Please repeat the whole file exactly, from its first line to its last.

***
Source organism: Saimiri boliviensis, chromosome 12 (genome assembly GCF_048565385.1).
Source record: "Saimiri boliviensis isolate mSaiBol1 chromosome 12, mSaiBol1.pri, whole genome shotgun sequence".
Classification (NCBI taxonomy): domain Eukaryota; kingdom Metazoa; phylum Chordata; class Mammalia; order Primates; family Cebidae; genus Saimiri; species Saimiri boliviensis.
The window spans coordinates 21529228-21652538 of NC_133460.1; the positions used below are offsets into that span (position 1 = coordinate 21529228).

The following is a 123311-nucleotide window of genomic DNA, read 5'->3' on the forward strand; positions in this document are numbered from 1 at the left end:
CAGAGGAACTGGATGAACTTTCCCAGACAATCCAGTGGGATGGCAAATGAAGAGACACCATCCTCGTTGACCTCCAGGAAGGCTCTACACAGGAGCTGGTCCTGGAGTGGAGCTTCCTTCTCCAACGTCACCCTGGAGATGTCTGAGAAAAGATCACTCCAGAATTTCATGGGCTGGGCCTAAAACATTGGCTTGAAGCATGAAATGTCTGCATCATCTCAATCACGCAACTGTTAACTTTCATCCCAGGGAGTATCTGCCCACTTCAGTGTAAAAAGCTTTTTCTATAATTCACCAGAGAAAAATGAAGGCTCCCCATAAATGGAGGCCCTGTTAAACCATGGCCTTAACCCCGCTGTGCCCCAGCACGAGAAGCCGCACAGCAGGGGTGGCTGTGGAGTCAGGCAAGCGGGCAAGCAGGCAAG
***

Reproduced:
Source organism: Saimiri boliviensis, chromosome 12 (genome assembly GCF_048565385.1).
Source record: "Saimiri boliviensis isolate mSaiBol1 chromosome 12, mSaiBol1.pri, whole genome shotgun sequence".
Classification (NCBI taxonomy): domain Eukaryota; kingdom Metazoa; phylum Chordata; class Mammalia; order Primates; family Cebidae; genus Saimiri; species Saimiri boliviensis.
The window spans coordinates 21529228-21652538 of NC_133460.1; the positions used below are offsets into that span (position 1 = coordinate 21529228).

The following is a 123311-nucleotide window of genomic DNA, read 5'->3' on the forward strand; positions in this document are numbered from 1 at the left end:
CAGAGGAACTGGATGAACTTTCCCAGACAATCCAGTGGGATGGCAAATGAAGAGACACCATCCTCGTTGACCTCCAGGAAGGCTCTACACAGGAGCTGGTCCTGGAGTGGAGCTTCCTTCTCCAACGTCACCCTGGAGATGTCTGAGAAAAGATCACTCCAGAATTTCATGGGCTGGGCCTAAAACATTGGCTTGAAGCATGAAATGTCTGCATCATCTCAATCACGCAACTGTTAACTTTCATCCCAGGGAGTATCTGCCCACTTCAGTGTAAAAAGCTTTTTCTATAATTCACCAGAGAAAAATGAAGGCTCCCCATAAATGGAGGCCCTGTTAAACCATGGCCTTAACCCCGCTGTGCCCCAGCACGAGAAGCCGCACAGCAGGGGTGGCTGTGGAGTCAGGCAAGCGGGCAAGCAGGCAAG